The strategy is on the basis that equity will do better than debt, that you will not regret putting money into equity over a slightly longer time and hopefully in one-year, two-year if we get more, say thank you very much. Don’t take off by deciding we might get 30% per annum because that means you are trying to shift a guy who was not happy with a 20% return. When the fund manager or commentator or the analyst say you made 30% per annum, suddenly the guys on the margin also get excited. I do not think our market needs those kinds of people. But if it comes, we will take it.

We have outperformed in a stunning manner in September while the world came tumbling down. We are at a new high now. Will this outperformance sustain or get challenged?
Over time, I do not believe that we should outperform by this extent. This year, the Indian market must be up some 25-30% and now the US market is up 15% and China and all are down. But over three-four years, it does not look like India has outperformed at least the US.

I would think that this was a phase when fundamentals were being strongly recognised and relatively India getting some benefit even though we have not had much foreign inflows from the time the China problem came up, starting with their attack on the education sector. But maybe other markets have had massive redemptions unlike ours. It is not that we have had massive inflows. So maybe, it is the Indian fund managers and retail are pre-empting a little bit of that relative attraction of India versus other emerging markets.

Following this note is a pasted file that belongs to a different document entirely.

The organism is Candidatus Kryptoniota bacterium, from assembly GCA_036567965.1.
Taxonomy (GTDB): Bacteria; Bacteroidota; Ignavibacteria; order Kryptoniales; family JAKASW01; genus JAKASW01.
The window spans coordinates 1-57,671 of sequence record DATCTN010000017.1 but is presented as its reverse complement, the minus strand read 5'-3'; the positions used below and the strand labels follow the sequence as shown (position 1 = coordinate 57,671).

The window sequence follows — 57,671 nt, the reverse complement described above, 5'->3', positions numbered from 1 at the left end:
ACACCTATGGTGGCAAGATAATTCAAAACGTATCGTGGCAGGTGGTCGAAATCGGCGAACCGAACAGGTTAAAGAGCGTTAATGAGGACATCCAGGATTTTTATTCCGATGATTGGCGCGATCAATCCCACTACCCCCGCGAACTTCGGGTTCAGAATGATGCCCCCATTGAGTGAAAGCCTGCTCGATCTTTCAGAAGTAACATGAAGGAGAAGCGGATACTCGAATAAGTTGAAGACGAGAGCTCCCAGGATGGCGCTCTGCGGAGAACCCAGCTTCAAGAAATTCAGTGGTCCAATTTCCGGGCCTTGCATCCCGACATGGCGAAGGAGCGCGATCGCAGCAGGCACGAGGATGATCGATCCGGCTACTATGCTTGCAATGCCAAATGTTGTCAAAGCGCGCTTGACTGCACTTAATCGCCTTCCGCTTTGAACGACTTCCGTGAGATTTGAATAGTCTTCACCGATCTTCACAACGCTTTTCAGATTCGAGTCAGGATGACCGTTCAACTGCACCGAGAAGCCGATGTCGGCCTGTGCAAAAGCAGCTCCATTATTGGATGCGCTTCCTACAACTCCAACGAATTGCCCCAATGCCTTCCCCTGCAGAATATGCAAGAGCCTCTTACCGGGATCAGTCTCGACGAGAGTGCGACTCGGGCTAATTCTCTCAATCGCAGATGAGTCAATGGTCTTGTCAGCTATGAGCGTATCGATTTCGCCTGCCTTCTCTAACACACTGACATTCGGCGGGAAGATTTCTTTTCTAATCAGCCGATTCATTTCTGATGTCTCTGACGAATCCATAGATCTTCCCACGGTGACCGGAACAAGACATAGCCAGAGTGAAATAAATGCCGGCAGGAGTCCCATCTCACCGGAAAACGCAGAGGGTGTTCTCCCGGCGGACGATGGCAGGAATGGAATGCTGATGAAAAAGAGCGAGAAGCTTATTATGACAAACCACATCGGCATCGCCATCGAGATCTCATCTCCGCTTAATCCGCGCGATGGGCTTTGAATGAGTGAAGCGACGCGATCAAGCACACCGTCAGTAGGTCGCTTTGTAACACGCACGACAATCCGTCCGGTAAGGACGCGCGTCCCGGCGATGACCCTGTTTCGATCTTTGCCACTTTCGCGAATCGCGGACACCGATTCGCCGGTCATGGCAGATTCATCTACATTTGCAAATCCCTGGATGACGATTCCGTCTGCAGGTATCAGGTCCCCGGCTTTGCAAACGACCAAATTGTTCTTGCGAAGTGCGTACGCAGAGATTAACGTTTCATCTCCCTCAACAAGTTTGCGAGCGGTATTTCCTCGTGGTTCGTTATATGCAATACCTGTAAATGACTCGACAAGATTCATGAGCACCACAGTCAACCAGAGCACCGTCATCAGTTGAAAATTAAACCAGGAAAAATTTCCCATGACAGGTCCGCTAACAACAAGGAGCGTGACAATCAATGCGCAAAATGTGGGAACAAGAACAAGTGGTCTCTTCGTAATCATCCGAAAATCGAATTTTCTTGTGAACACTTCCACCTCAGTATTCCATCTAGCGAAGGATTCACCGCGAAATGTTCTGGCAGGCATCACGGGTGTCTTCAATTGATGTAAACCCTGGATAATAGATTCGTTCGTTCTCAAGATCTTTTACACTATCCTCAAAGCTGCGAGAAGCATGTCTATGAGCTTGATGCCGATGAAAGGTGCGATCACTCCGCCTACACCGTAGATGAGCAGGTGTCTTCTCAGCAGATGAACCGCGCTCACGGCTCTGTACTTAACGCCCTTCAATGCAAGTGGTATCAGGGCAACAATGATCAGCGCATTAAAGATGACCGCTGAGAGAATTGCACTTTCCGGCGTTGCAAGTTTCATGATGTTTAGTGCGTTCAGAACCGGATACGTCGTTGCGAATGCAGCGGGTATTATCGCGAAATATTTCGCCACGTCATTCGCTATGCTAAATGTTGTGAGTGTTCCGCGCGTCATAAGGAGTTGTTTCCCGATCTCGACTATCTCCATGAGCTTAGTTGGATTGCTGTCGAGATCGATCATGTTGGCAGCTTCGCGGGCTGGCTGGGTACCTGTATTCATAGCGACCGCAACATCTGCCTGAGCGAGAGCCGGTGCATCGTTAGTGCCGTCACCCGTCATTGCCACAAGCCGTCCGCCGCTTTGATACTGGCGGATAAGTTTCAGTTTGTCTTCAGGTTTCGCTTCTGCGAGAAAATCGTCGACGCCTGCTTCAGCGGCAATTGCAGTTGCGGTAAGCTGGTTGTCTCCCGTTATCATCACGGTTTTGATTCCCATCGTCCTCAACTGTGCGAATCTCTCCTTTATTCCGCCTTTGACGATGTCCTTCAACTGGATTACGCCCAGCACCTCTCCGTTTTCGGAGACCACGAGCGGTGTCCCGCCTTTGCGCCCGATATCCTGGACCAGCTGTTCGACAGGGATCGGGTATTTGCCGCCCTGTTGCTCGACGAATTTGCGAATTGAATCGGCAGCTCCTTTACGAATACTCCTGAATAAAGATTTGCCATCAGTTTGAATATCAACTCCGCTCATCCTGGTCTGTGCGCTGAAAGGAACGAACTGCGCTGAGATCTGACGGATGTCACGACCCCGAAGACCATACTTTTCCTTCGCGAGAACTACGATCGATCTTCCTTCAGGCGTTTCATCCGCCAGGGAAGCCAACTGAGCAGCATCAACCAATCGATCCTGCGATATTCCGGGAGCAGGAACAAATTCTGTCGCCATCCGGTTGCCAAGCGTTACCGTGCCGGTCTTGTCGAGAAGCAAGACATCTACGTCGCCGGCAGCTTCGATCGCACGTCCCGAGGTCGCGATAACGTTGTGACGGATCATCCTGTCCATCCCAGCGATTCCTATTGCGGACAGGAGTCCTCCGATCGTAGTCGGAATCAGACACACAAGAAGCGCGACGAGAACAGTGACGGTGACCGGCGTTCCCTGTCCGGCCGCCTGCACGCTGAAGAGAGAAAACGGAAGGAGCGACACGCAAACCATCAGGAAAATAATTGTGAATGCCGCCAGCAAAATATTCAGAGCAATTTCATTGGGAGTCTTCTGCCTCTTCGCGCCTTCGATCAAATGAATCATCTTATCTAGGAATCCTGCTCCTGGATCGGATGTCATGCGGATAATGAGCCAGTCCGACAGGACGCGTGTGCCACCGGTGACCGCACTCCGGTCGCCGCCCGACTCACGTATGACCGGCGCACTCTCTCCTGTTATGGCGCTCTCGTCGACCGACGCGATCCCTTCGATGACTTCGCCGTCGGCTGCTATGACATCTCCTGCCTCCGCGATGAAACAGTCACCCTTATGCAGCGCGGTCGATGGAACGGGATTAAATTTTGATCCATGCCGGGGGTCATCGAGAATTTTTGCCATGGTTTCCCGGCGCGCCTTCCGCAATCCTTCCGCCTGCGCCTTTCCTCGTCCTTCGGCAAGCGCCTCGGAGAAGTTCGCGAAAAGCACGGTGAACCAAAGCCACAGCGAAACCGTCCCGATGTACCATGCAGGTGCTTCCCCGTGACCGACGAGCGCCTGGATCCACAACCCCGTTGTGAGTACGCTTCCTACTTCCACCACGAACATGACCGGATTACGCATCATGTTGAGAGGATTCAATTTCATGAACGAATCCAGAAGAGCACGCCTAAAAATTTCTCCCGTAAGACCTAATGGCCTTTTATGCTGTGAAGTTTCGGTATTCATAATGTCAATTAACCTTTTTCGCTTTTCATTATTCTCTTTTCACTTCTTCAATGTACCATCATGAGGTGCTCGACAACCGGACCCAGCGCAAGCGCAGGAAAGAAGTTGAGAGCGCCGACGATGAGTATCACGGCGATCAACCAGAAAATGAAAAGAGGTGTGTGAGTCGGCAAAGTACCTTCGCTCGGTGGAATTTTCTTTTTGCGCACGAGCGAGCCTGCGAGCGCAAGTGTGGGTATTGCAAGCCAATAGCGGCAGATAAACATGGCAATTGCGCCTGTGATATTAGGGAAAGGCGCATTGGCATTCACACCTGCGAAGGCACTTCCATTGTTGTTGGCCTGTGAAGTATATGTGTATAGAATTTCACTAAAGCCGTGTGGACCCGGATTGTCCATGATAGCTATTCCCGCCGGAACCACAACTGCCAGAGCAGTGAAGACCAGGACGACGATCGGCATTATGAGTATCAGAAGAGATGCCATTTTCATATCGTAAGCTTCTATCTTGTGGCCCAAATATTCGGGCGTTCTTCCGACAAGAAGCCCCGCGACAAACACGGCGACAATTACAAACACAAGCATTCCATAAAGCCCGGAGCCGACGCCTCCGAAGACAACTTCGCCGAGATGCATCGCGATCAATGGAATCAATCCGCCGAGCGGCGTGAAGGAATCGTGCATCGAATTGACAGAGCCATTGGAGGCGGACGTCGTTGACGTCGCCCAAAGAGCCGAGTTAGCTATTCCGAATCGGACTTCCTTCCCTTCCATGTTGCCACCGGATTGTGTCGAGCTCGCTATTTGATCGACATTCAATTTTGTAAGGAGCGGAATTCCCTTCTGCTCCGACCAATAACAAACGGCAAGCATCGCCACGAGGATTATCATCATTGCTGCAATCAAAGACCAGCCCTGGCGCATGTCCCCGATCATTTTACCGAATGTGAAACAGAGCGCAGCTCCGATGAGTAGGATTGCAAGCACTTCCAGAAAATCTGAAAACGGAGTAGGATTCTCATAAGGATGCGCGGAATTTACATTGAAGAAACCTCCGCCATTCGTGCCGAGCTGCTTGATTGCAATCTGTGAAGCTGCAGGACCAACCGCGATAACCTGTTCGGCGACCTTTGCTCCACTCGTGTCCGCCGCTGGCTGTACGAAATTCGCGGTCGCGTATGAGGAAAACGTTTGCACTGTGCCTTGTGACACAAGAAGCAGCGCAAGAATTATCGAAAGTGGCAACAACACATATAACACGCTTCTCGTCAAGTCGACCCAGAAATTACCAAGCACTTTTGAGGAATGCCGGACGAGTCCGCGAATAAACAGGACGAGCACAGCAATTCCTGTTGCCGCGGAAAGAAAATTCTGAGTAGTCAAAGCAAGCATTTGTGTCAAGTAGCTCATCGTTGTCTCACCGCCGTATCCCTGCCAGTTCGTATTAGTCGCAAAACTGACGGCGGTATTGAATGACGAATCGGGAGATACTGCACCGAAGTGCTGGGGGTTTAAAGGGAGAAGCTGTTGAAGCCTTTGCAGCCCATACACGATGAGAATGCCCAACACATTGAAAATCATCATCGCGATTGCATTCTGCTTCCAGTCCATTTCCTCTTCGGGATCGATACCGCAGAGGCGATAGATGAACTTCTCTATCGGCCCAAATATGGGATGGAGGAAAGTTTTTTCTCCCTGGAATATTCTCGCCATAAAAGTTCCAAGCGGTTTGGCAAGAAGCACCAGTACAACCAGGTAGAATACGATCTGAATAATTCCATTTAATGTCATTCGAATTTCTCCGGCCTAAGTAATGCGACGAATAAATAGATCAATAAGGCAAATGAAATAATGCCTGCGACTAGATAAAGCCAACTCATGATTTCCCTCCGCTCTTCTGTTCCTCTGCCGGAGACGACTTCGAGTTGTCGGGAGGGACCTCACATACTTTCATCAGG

But what is the Indian investor supposed to compare first? If he has to compare and say am I going to lose a lot of money because everybody knows that overtime you make a lot of money in markets, the question only is the current situation. Will I end up wasting the first two years recovering from that?

If you are saying that is okay and you will do better, then for an Indian investor, in 90% of the cases, it is only the Indian fixed income. But overall you want the globe to move together a little bit. It will be very rare like say in September when the US market was down 5% and we were up by 2%. Over time, outperformance is possible but going against the grain in terms of the rest of the world falling and us going up makes it tougher and tougher.

It is said that markets are forward looking and tend to discount the future. How much of the future are markets discounting? Are they discounting two-year forward, one-year forward or three-year forward?